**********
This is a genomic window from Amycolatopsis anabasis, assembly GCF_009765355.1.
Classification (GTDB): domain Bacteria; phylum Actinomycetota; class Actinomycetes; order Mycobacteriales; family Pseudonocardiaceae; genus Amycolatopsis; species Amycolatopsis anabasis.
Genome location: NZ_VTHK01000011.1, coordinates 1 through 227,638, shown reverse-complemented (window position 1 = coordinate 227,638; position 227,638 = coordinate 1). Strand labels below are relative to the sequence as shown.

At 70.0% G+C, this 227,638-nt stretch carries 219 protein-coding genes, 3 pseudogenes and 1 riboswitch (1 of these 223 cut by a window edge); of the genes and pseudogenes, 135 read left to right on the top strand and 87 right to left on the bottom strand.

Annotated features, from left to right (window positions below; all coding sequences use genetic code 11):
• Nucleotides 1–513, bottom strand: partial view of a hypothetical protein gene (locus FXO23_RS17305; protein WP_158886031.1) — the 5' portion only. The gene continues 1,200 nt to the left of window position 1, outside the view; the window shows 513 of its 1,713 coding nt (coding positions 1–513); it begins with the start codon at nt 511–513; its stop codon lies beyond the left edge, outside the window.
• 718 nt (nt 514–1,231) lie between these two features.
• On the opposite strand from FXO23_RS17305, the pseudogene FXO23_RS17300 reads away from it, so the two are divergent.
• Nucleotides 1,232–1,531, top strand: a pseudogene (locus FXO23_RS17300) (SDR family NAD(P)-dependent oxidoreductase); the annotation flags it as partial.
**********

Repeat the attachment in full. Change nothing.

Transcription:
This is a genomic window from Amycolatopsis anabasis, assembly GCF_009765355.1.
Classification (GTDB): domain Bacteria; phylum Actinomycetota; class Actinomycetes; order Mycobacteriales; family Pseudonocardiaceae; genus Amycolatopsis; species Amycolatopsis anabasis.
Genome location: NZ_VTHK01000011.1, coordinates 1 through 227,638, shown reverse-complemented (window position 1 = coordinate 227,638; position 227,638 = coordinate 1). Strand labels below are relative to the sequence as shown.

At 70.0% G+C, this 227,638-nt stretch carries 219 protein-coding genes, 3 pseudogenes and 1 riboswitch (1 of these 223 cut by a window edge); of the genes and pseudogenes, 135 read left to right on the top strand and 87 right to left on the bottom strand.

Annotated features, from left to right (window positions below; all coding sequences use genetic code 11):
• Nucleotides 1–513, bottom strand: partial view of a hypothetical protein gene (locus FXO23_RS17305; protein WP_158886031.1) — the 5' portion only. The gene continues 1,200 nt to the left of window position 1, outside the view; the window shows 513 of its 1,713 coding nt (coding positions 1–513); it begins with the start codon at nt 511–513; its stop codon lies beyond the left edge, outside the window.
• 718 nt (nt 514–1,231) lie between these two features.
• On the opposite strand from FXO23_RS17305, the pseudogene FXO23_RS17300 reads away from it, so the two are divergent.
• Nucleotides 1,232–1,531, top strand: a pseudogene (locus FXO23_RS17300) (SDR family NAD(P)-dependent oxidoreductase); the annotation flags it as partial.